Ten significant modern Scottish novels
- Brian Donaldson
- 2 November 2012
Featuring Michel Faber, Andrew O’Hagan, AL Kennedy and Anne Donovan
Set in the Highlands, Michel Faber’s full-length fiction debut was a real shock to the system. Isserley is an über-earthly creature with deep scars and thick specs who is on a mission to capture muscle-bound men for creepy experimentation. Read this and you’ll give hitchhiking a permanent thumbs-down. You might never set foot on a farm again either.
The scintillating Glasgow-set debut from Louise Welsh featured an eccentric auctioneer, Rilke, whose uncovering of some erotically violent photographs triggers his own journey of discovery as we lurch from the calm suburbs to a hectic porn industry.
We’ve recently had Skagboys, the prequel to Irvine Welsh’s epochal Trainspotting, but the sequel is arguably the better (and funnier) book, with Renton returning from Amsterdam and avoiding Begbie like the plague, Spud trying to pen a history of Leith and Sick Boy dipping his sordid wick into the nasty world of adult entertainment.
It’s been a fine century so far for Alan Warner, and he opened it with this surreal and inventive fable about a drifter on the trail of his uncle who has made off with the local pub’s World Cup kitty. Cue a series of mind-squelching encounters with people bearing names such as Jaxter, Liam O’Looney, Raincheck and Syrupy Piece.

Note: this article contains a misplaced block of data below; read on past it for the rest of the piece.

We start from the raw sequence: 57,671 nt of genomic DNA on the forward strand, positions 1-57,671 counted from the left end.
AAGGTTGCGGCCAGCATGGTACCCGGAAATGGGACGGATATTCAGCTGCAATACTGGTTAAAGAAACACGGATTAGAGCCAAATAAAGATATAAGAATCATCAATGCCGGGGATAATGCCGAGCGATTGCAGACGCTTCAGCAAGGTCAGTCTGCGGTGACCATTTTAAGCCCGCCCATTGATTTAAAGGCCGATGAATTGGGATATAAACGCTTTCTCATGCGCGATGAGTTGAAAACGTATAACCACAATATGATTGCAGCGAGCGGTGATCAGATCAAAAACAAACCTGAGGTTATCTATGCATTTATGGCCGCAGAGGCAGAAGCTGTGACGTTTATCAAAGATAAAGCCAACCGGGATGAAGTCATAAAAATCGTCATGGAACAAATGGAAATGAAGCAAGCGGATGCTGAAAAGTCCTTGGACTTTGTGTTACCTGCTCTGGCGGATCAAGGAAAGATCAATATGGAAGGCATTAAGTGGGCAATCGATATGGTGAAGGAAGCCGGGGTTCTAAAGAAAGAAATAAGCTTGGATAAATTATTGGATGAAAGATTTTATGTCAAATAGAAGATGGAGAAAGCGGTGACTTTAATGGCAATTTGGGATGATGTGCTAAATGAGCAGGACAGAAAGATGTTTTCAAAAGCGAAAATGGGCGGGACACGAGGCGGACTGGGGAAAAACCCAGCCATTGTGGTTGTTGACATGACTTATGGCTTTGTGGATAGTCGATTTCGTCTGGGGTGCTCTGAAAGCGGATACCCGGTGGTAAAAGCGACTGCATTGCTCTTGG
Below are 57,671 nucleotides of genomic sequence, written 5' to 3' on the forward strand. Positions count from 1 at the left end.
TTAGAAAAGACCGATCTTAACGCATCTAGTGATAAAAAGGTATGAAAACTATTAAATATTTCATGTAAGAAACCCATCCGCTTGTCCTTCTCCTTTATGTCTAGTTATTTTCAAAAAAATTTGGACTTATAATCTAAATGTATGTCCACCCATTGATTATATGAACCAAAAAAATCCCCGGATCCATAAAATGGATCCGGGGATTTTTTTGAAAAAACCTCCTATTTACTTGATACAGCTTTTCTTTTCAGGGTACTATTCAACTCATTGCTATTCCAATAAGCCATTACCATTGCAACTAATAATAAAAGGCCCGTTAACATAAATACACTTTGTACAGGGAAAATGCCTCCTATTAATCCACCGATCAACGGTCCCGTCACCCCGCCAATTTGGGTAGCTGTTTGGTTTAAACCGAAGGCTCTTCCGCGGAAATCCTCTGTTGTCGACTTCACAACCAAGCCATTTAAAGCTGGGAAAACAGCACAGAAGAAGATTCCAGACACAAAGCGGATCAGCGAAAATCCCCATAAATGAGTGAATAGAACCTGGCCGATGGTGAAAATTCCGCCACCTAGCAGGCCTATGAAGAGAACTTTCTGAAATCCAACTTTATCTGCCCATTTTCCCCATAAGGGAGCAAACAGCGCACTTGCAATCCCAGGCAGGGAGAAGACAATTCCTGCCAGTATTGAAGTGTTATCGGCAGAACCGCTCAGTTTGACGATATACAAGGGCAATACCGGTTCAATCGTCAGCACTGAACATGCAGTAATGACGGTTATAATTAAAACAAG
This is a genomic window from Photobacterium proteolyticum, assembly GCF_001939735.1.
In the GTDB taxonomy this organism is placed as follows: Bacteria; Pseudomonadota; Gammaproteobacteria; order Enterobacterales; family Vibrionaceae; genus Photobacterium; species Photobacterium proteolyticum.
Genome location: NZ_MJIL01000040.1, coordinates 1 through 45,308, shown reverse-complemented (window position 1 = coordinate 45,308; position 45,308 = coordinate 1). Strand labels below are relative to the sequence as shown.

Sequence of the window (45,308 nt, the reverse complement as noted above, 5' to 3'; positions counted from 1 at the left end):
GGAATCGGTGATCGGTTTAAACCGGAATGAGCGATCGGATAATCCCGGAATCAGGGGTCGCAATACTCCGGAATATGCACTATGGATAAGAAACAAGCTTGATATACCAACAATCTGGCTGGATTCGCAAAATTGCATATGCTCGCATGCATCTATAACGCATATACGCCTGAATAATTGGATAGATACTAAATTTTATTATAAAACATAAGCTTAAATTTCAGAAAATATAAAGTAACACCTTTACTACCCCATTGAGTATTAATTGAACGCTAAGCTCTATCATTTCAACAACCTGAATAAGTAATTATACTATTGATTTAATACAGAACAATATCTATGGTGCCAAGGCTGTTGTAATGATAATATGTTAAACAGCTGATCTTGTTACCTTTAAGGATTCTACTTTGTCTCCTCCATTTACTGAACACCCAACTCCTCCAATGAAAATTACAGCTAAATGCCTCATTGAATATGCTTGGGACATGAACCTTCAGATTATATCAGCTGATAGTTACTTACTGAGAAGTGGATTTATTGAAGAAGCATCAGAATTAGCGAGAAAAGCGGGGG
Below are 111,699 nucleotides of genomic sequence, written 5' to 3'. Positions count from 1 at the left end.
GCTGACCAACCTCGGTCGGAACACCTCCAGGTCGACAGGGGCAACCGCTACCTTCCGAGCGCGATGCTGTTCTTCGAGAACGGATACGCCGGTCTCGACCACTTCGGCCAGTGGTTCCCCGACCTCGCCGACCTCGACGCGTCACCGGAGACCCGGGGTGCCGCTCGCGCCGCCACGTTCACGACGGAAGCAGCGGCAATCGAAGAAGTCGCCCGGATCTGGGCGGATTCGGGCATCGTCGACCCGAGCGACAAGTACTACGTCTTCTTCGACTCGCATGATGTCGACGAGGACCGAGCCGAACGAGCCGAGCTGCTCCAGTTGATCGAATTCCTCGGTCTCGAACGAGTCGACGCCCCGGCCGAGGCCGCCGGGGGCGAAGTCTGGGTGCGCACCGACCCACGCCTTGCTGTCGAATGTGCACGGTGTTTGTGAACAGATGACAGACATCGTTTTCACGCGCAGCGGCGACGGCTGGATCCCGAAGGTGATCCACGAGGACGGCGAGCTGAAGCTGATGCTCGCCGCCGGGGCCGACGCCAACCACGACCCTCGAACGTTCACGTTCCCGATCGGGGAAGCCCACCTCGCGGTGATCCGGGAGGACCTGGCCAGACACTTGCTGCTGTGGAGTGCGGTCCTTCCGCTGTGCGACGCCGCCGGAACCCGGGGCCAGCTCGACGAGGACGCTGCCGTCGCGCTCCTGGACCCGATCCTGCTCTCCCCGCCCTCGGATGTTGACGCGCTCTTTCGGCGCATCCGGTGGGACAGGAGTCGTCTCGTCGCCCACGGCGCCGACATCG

Shortlisted for both the Orange and Whitbread prizes, Anne Donovan’s lovely debut novel revolves around painter and decorator Jimmy McKenna’s sort-of spiritual awakening (he meets a Buddhist monk in a sandwich bar) and the effect his new karmic outlook has on his wife Liz and their 11-year-old daughter Anne-Marie.
In AL Kennedy’s novel, Hannah Luckcraft is an unfailingly kind human being, worn down by always trying to do the right thing in a world where so much is obviously wrong. Her resolution is to steep herself in booze, have a fling with a dypso dentist and discuss in humorous and poignant fashion the contradictions and complexities of her state of being.
Ali Smith followed up her Booker nomination for Hotel World with another shortlisted tale, this time featuring Astrid, a 12-year-old girl stuck in a holiday home with her brother, mum and stepdad when the mysterious Amber drops by and changes all their lives.
Another evocative exploration of Scottish identity from the brilliant pen of Andrew O’Hagan as he charts the fall from grace of David Anderton, an Ayrshire parish priest accused of sexual assault on a teenage boy. A book about love and friendship, it also tackles Anglophobia, sectarianism and societal breakdown.
Gaelic writer Aonghas Phàdraig Caimbeul channelled the work of Calvino and Borges for this acclaimed series of 21 fables about a mythical Scottish archipelago which offers a passageway to places as diverse as the Forbidden City, Sistine Chapel and Brandenburg Gate.
A sweeping fiction of extraordinary ambition, James Robertson’s fourth novel is an analysis of Scotland from the post-war years to the fevered aftermath of devolution taking in oil, Thatcher and religion, the legacy of war and an uncertain future via the wastelands of a de-industrialised nation.